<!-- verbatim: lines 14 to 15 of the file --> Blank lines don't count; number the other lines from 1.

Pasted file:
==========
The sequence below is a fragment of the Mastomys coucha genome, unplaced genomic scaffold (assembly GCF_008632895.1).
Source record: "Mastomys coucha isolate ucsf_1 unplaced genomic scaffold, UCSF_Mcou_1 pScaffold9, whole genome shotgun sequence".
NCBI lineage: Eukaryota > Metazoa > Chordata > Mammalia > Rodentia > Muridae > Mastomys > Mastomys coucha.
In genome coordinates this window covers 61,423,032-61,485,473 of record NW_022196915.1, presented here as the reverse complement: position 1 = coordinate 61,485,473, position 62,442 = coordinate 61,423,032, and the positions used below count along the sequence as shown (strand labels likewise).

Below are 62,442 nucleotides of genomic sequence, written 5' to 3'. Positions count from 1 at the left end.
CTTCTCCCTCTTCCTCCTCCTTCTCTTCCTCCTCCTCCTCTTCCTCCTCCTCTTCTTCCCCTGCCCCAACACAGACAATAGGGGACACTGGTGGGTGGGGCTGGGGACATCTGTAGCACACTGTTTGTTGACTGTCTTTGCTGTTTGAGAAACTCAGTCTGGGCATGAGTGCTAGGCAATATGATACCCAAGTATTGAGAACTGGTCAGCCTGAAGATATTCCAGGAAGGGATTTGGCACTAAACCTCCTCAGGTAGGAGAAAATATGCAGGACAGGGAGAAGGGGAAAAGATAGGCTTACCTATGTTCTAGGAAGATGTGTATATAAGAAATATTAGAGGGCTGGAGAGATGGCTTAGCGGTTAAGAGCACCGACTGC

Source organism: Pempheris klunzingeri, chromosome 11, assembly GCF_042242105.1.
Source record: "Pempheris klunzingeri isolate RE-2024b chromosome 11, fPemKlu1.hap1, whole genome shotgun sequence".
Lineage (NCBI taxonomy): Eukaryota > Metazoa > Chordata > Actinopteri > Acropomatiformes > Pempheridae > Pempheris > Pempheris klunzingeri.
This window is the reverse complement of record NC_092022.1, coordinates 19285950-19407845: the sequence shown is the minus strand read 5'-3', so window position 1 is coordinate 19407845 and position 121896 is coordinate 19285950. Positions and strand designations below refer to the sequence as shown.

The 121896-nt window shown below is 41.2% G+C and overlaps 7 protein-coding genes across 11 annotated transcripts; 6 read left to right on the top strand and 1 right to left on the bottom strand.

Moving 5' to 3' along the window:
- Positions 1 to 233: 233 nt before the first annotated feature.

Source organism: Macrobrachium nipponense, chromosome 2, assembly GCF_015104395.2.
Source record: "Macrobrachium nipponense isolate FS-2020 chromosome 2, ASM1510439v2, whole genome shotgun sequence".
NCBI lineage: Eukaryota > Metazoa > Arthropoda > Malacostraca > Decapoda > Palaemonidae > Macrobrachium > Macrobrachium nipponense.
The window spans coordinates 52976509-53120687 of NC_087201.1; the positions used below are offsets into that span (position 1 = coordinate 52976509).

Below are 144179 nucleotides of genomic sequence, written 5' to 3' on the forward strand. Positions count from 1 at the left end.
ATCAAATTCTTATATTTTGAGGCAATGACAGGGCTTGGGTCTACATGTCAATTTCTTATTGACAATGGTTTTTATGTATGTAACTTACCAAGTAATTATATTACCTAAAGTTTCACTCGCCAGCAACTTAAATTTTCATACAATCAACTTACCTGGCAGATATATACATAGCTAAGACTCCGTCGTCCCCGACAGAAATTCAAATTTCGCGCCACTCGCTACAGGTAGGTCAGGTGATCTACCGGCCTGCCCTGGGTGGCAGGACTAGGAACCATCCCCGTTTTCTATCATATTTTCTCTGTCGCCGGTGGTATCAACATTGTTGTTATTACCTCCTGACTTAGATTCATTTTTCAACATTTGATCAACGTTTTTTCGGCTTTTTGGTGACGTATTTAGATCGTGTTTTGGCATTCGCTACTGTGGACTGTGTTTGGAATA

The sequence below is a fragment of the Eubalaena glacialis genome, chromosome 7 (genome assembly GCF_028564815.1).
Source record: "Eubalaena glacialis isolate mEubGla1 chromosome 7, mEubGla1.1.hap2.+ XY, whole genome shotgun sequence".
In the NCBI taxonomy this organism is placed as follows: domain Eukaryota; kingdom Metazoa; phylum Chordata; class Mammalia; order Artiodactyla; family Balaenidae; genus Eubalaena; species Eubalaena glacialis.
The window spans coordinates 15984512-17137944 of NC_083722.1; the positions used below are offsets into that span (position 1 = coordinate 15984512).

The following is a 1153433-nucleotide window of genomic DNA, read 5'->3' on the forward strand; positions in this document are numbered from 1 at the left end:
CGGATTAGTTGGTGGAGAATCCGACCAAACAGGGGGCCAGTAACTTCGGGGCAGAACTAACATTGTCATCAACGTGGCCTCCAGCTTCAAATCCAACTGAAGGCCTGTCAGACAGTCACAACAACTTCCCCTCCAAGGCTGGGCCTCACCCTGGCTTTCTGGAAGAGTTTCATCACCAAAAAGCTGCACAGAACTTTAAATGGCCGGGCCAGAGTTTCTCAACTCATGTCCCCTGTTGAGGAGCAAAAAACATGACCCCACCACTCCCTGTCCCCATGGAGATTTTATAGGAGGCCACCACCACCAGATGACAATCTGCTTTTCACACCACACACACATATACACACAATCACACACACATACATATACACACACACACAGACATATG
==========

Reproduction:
Source organism: Macrobrachium nipponense, chromosome 2, assembly GCF_015104395.2.
Source record: "Macrobrachium nipponense isolate FS-2020 chromosome 2, ASM1510439v2, whole genome shotgun sequence".